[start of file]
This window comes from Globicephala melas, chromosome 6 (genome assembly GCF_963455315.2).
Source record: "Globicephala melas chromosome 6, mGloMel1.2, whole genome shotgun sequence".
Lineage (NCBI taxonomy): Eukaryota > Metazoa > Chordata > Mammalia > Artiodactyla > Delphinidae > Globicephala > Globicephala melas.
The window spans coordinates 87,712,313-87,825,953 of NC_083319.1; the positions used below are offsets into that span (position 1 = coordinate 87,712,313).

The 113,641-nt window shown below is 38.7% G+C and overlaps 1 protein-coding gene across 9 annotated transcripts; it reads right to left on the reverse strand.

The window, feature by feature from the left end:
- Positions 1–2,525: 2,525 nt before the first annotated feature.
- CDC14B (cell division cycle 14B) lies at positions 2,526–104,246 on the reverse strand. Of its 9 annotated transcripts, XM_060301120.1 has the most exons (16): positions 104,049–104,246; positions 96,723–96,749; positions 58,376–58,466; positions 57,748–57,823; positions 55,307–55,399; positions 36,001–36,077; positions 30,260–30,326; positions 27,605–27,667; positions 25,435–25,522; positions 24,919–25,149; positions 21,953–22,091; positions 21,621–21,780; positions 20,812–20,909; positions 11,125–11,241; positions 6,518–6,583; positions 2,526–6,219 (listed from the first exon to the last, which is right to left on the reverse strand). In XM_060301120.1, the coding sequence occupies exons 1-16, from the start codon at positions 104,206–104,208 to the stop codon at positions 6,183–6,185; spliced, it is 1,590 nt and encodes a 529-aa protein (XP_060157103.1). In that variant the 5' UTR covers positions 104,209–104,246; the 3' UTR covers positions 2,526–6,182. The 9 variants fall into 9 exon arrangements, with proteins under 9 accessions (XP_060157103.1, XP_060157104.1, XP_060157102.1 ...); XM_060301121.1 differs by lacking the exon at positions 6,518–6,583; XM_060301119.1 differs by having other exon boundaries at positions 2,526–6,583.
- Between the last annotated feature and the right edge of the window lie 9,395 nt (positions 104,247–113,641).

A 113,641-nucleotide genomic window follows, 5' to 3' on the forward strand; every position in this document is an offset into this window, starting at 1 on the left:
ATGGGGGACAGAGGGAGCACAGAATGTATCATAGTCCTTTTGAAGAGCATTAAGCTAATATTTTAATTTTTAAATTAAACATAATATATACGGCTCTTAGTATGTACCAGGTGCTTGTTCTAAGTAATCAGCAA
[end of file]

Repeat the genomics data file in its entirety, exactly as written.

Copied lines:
This window comes from Globicephala melas, chromosome 6 (genome assembly GCF_963455315.2).
Source record: "Globicephala melas chromosome 6, mGloMel1.2, whole genome shotgun sequence".
Lineage (NCBI taxonomy): Eukaryota > Metazoa > Chordata > Mammalia > Artiodactyla > Delphinidae > Globicephala > Globicephala melas.
The window spans coordinates 87,712,313-87,825,953 of NC_083319.1; the positions used below are offsets into that span (position 1 = coordinate 87,712,313).

The 113,641-nt window shown below is 38.7% G+C and overlaps 1 protein-coding gene across 9 annotated transcripts; it reads right to left on the reverse strand.

The window, feature by feature from the left end:
- Positions 1–2,525: 2,525 nt before the first annotated feature.
- CDC14B (cell division cycle 14B) lies at positions 2,526–104,246 on the reverse strand. Of its 9 annotated transcripts, XM_060301120.1 has the most exons (16): positions 104,049–104,246; positions 96,723–96,749; positions 58,376–58,466; positions 57,748–57,823; positions 55,307–55,399; positions 36,001–36,077; positions 30,260–30,326; positions 27,605–27,667; positions 25,435–25,522; positions 24,919–25,149; positions 21,953–22,091; positions 21,621–21,780; positions 20,812–20,909; positions 11,125–11,241; positions 6,518–6,583; positions 2,526–6,219 (listed from the first exon to the last, which is right to left on the reverse strand). In XM_060301120.1, the coding sequence occupies exons 1-16, from the start codon at positions 104,206–104,208 to the stop codon at positions 6,183–6,185; spliced, it is 1,590 nt and encodes a 529-aa protein (XP_060157103.1). In that variant the 5' UTR covers positions 104,209–104,246; the 3' UTR covers positions 2,526–6,182. The 9 variants fall into 9 exon arrangements, with proteins under 9 accessions (XP_060157103.1, XP_060157104.1, XP_060157102.1 ...); XM_060301121.1 differs by lacking the exon at positions 6,518–6,583; XM_060301119.1 differs by having other exon boundaries at positions 2,526–6,583.
- Between the last annotated feature and the right edge of the window lie 9,395 nt (positions 104,247–113,641).

A 113,641-nucleotide genomic window follows, 5' to 3' on the forward strand; every position in this document is an offset into this window, starting at 1 on the left:
ATGGGGGACAGAGGGAGCACAGAATGTATCATAGTCCTTTTGAAGAGCATTAAGCTAATATTTTAATTTTTAAATTAAACATAATATATACGGCTCTTAGTATGTACCAGGTGCTTGTTCTAAGTAATCAGCAA